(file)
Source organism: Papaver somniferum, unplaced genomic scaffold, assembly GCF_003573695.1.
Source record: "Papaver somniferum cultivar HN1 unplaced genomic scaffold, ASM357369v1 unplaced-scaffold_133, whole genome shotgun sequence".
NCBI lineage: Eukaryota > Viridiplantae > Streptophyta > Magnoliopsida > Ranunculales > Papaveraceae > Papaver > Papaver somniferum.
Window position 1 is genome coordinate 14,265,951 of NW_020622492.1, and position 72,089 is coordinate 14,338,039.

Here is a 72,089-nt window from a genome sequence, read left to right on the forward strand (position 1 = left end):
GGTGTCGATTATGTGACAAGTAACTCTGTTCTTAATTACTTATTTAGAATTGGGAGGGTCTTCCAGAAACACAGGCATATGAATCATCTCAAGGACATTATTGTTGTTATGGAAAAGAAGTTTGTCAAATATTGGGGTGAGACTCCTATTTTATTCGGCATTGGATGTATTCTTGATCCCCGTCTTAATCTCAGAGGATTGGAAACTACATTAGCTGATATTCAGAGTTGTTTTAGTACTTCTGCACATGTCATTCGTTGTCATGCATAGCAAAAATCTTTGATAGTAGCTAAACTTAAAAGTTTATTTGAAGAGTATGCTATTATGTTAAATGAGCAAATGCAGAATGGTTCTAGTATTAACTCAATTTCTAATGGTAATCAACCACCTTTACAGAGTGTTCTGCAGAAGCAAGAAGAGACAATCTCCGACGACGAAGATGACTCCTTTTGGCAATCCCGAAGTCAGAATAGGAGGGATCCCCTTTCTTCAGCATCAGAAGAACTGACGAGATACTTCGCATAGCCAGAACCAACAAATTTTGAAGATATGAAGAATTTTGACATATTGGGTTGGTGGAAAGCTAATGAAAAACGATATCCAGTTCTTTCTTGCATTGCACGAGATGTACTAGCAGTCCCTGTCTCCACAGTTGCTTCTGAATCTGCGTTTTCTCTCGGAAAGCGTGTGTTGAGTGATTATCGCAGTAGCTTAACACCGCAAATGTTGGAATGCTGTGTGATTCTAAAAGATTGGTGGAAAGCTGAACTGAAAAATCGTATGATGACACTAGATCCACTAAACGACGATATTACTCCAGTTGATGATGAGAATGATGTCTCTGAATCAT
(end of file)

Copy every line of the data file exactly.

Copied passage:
Source organism: Papaver somniferum, unplaced genomic scaffold, assembly GCF_003573695.1.
Source record: "Papaver somniferum cultivar HN1 unplaced genomic scaffold, ASM357369v1 unplaced-scaffold_133, whole genome shotgun sequence".
NCBI lineage: Eukaryota > Viridiplantae > Streptophyta > Magnoliopsida > Ranunculales > Papaveraceae > Papaver > Papaver somniferum.
Window position 1 is genome coordinate 14,265,951 of NW_020622492.1, and position 72,089 is coordinate 14,338,039.

Here is a 72,089-nt window from a genome sequence, read left to right on the forward strand (position 1 = left end):
GGTGTCGATTATGTGACAAGTAACTCTGTTCTTAATTACTTATTTAGAATTGGGAGGGTCTTCCAGAAACACAGGCATATGAATCATCTCAAGGACATTATTGTTGTTATGGAAAAGAAGTTTGTCAAATATTGGGGTGAGACTCCTATTTTATTCGGCATTGGATGTATTCTTGATCCCCGTCTTAATCTCAGAGGATTGGAAACTACATTAGCTGATATTCAGAGTTGTTTTAGTACTTCTGCACATGTCATTCGTTGTCATGCATAGCAAAAATCTTTGATAGTAGCTAAACTTAAAAGTTTATTTGAAGAGTATGCTATTATGTTAAATGAGCAAATGCAGAATGGTTCTAGTATTAACTCAATTTCTAATGGTAATCAACCACCTTTACAGAGTGTTCTGCAGAAGCAAGAAGAGACAATCTCCGACGACGAAGATGACTCCTTTTGGCAATCCCGAAGTCAGAATAGGAGGGATCCCCTTTCTTCAGCATCAGAAGAACTGACGAGATACTTCGCATAGCCAGAACCAACAAATTTTGAAGATATGAAGAATTTTGACATATTGGGTTGGTGGAAAGCTAATGAAAAACGATATCCAGTTCTTTCTTGCATTGCACGAGATGTACTAGCAGTCCCTGTCTCCACAGTTGCTTCTGAATCTGCGTTTTCTCTCGGAAAGCGTGTGTTGAGTGATTATCGCAGTAGCTTAACACCGCAAATGTTGGAATGCTGTGTGATTCTAAAAGATTGGTGGAAAGCTGAACTGAAAAATCGTATGATGACACTAGATCCACTAAACGACGATATTACTCCAGTTGATGATGAGAATGATGTCTCTGAATCAT